Digital Bible in the works to help deaf hear God’s word
When he was a child, he used to envy his siblings, pastor Julius Andrada recalled.
“I was left at home to do the chores while they were sent outside to study and play,” he said, adding that before he became a Christian, he used to question God. “Why did he make me deaf? Why am I not normal?” He was so depressed he wanted to die, Andrada said.
But things started to change when his sign language teacher at Maranatha Church led him to God when he was 14, the pastor said. Now 50, Andrada said he hopes to do the same for other deaf individuals through a Bible meant for them.
Andrada, the president of the Philippine Deaf Language Association, and Peter Ding Basa, the project director of the Filipino Sign Language Bible Translation, are part of an ongoing fundraising project led by the Philippine Bible Society and the United Bible Societies (UBS) aimed at producing the first translation of the Bible in Filipino.
The fundraising started on Friday during the Philippine Bible Society’s 117th anniversary, where the group spoke about its vision for the Bible translation project that would make it easier to preach the Word of God to the deaf.
The Bible for the deaf will be a digital translation featuring a lone interpreter using the Filipino sign language for each 3- to 5-minute-long story, whose video has no subtitles.
Teaching the Bible through sign language is nothing new to Andrada and Basa who were born deaf. As most of the attendees in their Bible-reading sessions are unable to or have a hard time reading, the pastors would tell them Bible stories through hand gestures and facial expressions, age-old techniques used by seasoned storytellers.
“God’s message is for all,” said Chris Dale, UBS Deaf Ministry coordinator, and a sign language Bible expert.
UBS is a global alliance of some 150 international Bible societies that operates in 200 countries, including the Philippines. The Philippine Bible Society is headed by Retired Chief Justice Reynato Puno.
So far, there are over 400 sign languages used by 70 million deaf people worldwide, but only about 2 percent of them have heard or received God’s word, Dale said. There is no complete sign language Bible yet and only the New Testament is available in the American sign language, he added.
In the Philippines, there are an estimated 1 million deaf people, most of whom have not yet heard of the Gospel, the group said.
“Think of the Bible verses that encouraged you when life was difficult … This is the experience of most deaf people: God has not been revealed; His message is still out of reach,” Dale said.
Every week, both Andrada and Basa counsel the deaf and talk about God’s plans for them through their own cell or Bible study group.
Most deaf people have problems with insecurity, and are confused and sensitive about their hearing impairment, Andrada said, adding that this was all the more reason they should hear God’s word. But without a Bible to guide the deaf and help them reflect and meditate, this is difficult, he added.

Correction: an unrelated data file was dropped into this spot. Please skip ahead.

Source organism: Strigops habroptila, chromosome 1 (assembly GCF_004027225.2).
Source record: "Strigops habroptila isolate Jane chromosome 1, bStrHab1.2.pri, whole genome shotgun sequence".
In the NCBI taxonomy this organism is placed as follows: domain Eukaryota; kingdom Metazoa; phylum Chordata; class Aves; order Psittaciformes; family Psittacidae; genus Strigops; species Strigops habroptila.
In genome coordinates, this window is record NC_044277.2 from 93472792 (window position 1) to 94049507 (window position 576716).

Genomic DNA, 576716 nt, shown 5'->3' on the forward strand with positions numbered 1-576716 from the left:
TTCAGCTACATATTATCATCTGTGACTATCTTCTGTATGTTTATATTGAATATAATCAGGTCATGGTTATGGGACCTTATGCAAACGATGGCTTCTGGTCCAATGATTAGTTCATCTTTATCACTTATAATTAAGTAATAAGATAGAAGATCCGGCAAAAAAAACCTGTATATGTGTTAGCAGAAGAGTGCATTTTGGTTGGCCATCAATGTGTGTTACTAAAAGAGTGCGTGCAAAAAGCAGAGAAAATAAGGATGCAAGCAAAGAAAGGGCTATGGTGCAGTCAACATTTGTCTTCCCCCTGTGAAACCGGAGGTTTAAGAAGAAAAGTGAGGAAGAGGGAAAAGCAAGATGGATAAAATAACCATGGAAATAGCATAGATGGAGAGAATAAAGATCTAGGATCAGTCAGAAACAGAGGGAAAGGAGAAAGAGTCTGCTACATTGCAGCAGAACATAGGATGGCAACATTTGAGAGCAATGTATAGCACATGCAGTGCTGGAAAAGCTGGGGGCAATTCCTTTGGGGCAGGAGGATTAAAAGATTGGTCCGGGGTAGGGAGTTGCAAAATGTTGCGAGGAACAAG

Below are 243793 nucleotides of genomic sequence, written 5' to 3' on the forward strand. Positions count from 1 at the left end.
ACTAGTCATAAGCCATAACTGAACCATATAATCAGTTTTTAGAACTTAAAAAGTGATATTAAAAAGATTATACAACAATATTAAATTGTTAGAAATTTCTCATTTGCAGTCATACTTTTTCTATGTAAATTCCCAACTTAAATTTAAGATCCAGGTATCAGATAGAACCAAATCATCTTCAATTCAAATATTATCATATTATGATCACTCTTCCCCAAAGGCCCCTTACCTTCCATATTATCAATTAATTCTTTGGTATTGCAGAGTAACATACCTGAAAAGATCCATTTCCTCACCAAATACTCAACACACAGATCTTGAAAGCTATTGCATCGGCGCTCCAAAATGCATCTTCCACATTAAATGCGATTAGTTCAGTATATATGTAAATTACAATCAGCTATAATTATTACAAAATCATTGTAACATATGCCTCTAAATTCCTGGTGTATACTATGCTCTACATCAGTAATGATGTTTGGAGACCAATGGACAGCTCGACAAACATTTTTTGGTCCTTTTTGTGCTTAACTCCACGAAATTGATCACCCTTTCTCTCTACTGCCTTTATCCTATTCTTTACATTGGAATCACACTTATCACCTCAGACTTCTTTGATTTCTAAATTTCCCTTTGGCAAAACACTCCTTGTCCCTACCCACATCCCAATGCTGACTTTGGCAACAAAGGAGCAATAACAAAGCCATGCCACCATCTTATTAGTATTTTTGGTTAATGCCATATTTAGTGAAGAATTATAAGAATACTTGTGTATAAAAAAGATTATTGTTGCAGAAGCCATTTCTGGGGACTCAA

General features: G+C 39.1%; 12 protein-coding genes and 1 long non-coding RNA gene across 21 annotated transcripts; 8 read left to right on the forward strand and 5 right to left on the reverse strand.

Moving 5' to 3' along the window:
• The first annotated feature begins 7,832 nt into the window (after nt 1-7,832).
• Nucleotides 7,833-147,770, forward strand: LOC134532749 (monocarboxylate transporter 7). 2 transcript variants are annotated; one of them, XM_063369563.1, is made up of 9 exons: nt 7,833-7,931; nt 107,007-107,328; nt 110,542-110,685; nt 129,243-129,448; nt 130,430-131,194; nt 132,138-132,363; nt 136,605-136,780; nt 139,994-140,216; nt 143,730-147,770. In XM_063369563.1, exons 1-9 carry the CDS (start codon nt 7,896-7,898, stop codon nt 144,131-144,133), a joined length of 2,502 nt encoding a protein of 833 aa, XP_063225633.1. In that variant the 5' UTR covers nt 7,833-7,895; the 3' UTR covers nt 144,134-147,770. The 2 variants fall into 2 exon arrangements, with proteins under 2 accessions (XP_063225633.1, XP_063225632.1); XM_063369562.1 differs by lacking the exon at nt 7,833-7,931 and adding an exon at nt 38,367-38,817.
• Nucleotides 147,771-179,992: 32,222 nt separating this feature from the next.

A pastor for more than 20 years now, Andrada said he was himself not interested in preaching until he received God’s word from Acts to go and reach out to the world. The story of Moses who refused to preach because of his speech problem never felt more real to him than at this point, he added through an interpreter.
“With the Bible for the deaf, relaying God’s message would be easier. We can rest,” said Andrada, who is part of the deaf ministry of Capitol City Baptist Church in Quezon City, Christ Commission Fellowship (CCF) in Pasig and Philippine iYewon Church in Biñan, Laguna.
“When discouraged, I share Philippians 4:2 with my deaf church members,” Andrada said. “I can do all things through God who strengthens me,” he quoted.
Lost in translation
Andrada’s wife May is one of the featured translators for
the Bible project, and so is his son Jules Vincent. Though not hearing- nor speech-impaired, both Jules and May support Andrada in his vision of spreading God’s word.
Basa, a member of Dasmariñas First Assembly of God in Cavite, agreed. There were times when some believers backslide because they do not understand the Bible or were confused, he said.
Gunnar Magi, marketing and brand manager of UBS, said coming up with a visual translation of the Bible for the deaf is difficult since good researchers and translators are needed. In their study, Magi said some of the Bible’s messages had been lost in translation. Some insights were not exactly accurate or Bible-based, he added, resulting in some misconceptions.
So far, only nine of the 110 stories in the Bible have been translated and revised. More translators and experts are needed to finish the five-year project. The translation would cost at least $52,000 a year, said Billy Dorsey, a Grammy-award winning singer and songwriter who performed for the charity event at CCF on Friday.
Dorsey is part of UBS who travels around the world to spread God’s word. The CompanY and the Catholic City Baptist Church Deaf Choir also performed at the fundraising event.
When discouraged, I share Philippians 4:2 to my deaf church members: “‘I can do all things through God who strengthens me.’ This was my saving grace,” Andrada said.
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